Would anyone like to hear about either: (a) my thoughts on Embassytown, the latest novel by China Miéville; or (b) my calling the cops to report a car that didn’t give me, the pedestrian, right of way in an intersection?
(a) The story is pretty good, based on some high-level linguistic theories. Still — and this won’t mean anything to anyone who hasn’t read the book — I don’t believe that “Language” really works. If the Ariekei use words to refer to things, then I don’t know how they aren’t using a symbolic, signifying means of communicating and thinking. Also, if Language can be understood by the Ariekei only as a direct channel to the speaker and not as a mere sequence of sounds, then how is it that they can understand tape recordings of Language? I mean, I appreciate that Miéville is trying to break out of structuralism and the Lacanian Real into a theory of language based on the joint referentiality of speaker and hearer pointing at the world together. And, presumably because we humans can only speak referentially and symbolically, it’s not possible for us truly to grasp this other way of talking. But I tend to agree with Spanish Dancer when, after he has learned to speak like humans, he tells his fellow Ariekei that “You have never spoken.”
(b) I returned Embassytown to the library on my afternoon run. Getting close to home, running south down Toedtli Street, I approached the intersection with Grinnell Avenue. This corner has caused me troubles before: cars heading west on Grinnell typically drive through that intersection without stopping or slowing for bicycles, walkers, or runners like me. And it happened again this time: I could see the car coming, he could see me coming; I reached the street before he did; he did not slow down, and I had to stop in order to keep from being hit. I watched the car intently as it whizzed by. I shouted out the 6-digit license number as I read it off the back plate. A lady standing in the driveway at a house on the corner whooped as I shouted: she had seen the near-miss and was clearly on my side.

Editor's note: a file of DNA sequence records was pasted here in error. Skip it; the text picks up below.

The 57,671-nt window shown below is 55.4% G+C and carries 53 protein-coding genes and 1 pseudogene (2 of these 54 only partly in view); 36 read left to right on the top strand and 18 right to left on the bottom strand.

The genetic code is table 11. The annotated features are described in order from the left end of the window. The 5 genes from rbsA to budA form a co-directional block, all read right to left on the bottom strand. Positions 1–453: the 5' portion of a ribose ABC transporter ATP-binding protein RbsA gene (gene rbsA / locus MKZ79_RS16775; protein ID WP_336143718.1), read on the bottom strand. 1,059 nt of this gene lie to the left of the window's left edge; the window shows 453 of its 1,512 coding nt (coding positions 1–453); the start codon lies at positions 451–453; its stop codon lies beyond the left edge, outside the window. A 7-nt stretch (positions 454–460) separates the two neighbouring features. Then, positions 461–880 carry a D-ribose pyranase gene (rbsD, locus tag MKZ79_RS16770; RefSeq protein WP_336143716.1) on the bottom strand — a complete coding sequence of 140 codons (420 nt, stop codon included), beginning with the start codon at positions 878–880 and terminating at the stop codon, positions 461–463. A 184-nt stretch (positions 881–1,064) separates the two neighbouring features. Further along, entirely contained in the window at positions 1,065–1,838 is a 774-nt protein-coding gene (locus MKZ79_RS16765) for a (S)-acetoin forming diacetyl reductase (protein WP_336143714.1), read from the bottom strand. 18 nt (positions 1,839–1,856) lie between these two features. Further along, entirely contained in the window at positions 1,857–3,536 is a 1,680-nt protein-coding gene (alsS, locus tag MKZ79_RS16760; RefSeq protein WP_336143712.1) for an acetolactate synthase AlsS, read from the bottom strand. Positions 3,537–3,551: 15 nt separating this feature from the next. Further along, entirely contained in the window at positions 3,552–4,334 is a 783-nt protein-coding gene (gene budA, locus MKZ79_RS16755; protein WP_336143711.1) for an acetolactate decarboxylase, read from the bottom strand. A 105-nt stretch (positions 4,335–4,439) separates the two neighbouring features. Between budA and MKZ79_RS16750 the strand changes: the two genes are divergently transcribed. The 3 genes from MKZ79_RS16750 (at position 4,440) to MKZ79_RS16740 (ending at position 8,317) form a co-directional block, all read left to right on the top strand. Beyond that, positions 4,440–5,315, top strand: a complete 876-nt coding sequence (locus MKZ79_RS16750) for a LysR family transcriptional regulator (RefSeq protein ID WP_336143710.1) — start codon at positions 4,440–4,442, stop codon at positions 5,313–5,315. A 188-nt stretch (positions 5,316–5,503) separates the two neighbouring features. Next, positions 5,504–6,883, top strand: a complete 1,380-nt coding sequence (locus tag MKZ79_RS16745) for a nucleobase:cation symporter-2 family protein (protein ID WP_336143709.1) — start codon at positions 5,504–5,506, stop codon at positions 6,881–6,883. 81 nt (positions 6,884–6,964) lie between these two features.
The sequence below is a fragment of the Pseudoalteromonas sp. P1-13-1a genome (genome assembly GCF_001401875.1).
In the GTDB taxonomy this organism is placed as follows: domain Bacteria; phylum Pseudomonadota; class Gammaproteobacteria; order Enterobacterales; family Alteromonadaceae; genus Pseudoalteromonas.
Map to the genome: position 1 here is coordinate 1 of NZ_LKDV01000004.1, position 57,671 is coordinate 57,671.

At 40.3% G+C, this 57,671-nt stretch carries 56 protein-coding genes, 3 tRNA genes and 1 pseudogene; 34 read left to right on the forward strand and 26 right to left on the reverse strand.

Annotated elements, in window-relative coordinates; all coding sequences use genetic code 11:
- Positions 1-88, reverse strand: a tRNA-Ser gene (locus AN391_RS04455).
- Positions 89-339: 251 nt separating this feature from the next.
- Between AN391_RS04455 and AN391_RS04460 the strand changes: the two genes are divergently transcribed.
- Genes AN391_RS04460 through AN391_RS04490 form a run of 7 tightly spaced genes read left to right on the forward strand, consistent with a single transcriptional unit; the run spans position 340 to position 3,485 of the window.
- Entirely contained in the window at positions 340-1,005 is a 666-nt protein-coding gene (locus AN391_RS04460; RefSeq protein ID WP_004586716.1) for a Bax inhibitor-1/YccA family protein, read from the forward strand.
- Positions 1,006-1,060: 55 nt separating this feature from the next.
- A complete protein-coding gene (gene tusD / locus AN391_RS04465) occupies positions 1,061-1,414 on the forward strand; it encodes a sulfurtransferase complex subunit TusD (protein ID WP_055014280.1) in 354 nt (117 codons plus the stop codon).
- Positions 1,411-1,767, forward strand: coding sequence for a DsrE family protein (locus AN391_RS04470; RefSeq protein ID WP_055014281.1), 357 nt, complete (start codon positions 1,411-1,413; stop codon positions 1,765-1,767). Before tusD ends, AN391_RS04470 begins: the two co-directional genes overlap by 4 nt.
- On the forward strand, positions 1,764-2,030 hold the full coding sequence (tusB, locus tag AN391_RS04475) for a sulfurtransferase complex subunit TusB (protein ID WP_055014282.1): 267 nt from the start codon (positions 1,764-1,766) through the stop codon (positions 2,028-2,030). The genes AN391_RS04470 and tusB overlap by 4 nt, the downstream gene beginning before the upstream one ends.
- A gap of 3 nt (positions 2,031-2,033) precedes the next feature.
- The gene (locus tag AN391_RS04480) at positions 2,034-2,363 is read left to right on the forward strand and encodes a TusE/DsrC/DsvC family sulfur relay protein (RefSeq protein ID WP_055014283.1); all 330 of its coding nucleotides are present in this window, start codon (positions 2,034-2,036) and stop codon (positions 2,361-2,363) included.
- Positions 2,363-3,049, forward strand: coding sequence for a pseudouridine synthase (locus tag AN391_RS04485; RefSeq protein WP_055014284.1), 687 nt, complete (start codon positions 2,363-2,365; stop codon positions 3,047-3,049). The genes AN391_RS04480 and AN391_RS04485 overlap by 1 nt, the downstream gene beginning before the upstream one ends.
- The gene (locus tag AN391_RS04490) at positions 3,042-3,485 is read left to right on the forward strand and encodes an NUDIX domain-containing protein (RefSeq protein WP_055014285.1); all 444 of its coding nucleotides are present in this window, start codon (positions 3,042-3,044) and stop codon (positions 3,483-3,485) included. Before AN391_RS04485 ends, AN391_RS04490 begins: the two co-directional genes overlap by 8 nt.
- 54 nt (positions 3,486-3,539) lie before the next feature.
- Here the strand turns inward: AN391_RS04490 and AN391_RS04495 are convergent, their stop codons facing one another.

When I got home I called the police; the dispatcher took my number and asked if an officer could return my call. About twenty minutes later Officer Trujillo called. I explained what had happened; he reiterated that in a residential area it’s the car’s responsibility to stop for pedestrians even when the intersection isn’t officially marked off as a crosswalk. He asked if there had been any sort of confrontation between me and the driver; I said no, other than my shouting out the license number. He asked if I wanted to press charges, or if I would be satisfied if the driver was given a verbal warning; I said that a warning would be fine. He said that he had already looked up the name and phone number of the vehicle’s owner, and wanted to know if I’d like him to call me back after he’d issued the warning; I said no, that I would rely on his handling the situation. I thanked Officer Trujillo and hung up the phone.